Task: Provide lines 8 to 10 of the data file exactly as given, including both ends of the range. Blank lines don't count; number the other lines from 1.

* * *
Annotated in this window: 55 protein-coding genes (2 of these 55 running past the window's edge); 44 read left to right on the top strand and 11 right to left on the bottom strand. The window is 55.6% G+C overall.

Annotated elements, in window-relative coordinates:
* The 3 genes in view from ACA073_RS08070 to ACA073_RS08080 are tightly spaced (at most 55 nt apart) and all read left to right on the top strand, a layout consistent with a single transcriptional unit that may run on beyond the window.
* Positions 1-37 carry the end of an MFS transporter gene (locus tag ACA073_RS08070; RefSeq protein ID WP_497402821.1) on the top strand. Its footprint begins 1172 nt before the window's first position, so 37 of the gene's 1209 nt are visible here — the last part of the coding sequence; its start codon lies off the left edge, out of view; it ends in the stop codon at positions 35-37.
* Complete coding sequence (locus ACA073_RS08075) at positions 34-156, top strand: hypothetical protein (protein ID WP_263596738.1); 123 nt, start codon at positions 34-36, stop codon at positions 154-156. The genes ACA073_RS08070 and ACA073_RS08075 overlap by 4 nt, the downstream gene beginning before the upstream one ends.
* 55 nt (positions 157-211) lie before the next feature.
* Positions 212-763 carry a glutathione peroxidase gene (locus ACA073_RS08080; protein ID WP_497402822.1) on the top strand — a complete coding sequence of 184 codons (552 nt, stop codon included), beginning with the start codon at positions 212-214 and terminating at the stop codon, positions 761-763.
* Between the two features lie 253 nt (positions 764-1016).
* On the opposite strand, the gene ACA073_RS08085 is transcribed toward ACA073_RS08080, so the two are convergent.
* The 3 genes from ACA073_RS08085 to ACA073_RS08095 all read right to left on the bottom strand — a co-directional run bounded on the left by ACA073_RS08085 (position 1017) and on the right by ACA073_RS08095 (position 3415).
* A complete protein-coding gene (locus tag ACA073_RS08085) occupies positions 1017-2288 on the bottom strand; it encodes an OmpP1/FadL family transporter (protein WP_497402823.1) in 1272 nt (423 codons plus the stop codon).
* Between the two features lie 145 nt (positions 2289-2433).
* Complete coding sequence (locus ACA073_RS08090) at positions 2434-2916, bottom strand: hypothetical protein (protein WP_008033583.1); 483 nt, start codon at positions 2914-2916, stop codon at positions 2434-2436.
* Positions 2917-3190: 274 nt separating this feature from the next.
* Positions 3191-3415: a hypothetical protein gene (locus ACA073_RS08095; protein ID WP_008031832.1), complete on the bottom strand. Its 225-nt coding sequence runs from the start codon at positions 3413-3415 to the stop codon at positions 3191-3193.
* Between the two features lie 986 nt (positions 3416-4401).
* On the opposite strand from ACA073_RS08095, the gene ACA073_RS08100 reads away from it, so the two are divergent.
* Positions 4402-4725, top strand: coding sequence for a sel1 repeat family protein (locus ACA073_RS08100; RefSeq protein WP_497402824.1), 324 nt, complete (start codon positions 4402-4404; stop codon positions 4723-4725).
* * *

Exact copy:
* Between the two features lie 253 nt (positions 764-1016).
* On the opposite strand, the gene ACA073_RS08085 is transcribed toward ACA073_RS08080, so the two are convergent.
* The 3 genes from ACA073_RS08085 to ACA073_RS08095 all read right to left on the bottom strand — a co-directional run bounded on the left by ACA073_RS08085 (position 1017) and on the right by ACA073_RS08095 (position 3415).